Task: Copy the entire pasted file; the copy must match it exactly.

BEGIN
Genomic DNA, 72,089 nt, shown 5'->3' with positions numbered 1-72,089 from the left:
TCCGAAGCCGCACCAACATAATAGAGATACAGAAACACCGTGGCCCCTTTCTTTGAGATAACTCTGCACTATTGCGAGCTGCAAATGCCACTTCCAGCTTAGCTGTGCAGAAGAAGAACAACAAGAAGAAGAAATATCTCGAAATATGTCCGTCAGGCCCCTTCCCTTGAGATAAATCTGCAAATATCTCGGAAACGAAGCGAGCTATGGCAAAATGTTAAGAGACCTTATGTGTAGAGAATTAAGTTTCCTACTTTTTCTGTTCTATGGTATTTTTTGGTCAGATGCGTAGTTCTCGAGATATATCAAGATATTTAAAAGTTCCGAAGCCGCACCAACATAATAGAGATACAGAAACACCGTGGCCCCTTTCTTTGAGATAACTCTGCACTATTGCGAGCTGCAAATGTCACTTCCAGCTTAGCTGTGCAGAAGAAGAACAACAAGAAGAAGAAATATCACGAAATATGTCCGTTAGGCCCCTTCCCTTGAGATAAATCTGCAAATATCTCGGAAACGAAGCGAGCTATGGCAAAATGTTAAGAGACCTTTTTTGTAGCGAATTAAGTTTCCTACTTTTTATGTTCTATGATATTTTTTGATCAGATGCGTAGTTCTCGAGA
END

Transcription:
Genomic DNA, 72,089 nt, shown 5'->3' with positions numbered 1-72,089 from the left:
TCCGAAGCCGCACCAACATAATAGAGATACAGAAACACCGTGGCCCCTTTCTTTGAGATAACTCTGCACTATTGCGAGCTGCAAATGCCACTTCCAGCTTAGCTGTGCAGAAGAAGAACAACAAGAAGAAGAAATATCTCGAAATATGTCCGTCAGGCCCCTTCCCTTGAGATAAATCTGCAAATATCTCGGAAACGAAGCGAGCTATGGCAAAATGTTAAGAGACCTTATGTGTAGAGAATTAAGTTTCCTACTTTTTCTGTTCTATGGTATTTTTTGGTCAGATGCGTAGTTCTCGAGATATATCAAGATATTTAAAAGTTCCGAAGCCGCACCAACATAATAGAGATACAGAAACACCGTGGCCCCTTTCTTTGAGATAACTCTGCACTATTGCGAGCTGCAAATGTCACTTCCAGCTTAGCTGTGCAGAAGAAGAACAACAAGAAGAAGAAATATCACGAAATATGTCCGTTAGGCCCCTTCCCTTGAGATAAATCTGCAAATATCTCGGAAACGAAGCGAGCTATGGCAAAATGTTAAGAGACCTTTTTTGTAGCGAATTAAGTTTCCTACTTTTTATGTTCTATGATATTTTTTGATCAGATGCGTAGTTCTCGAGA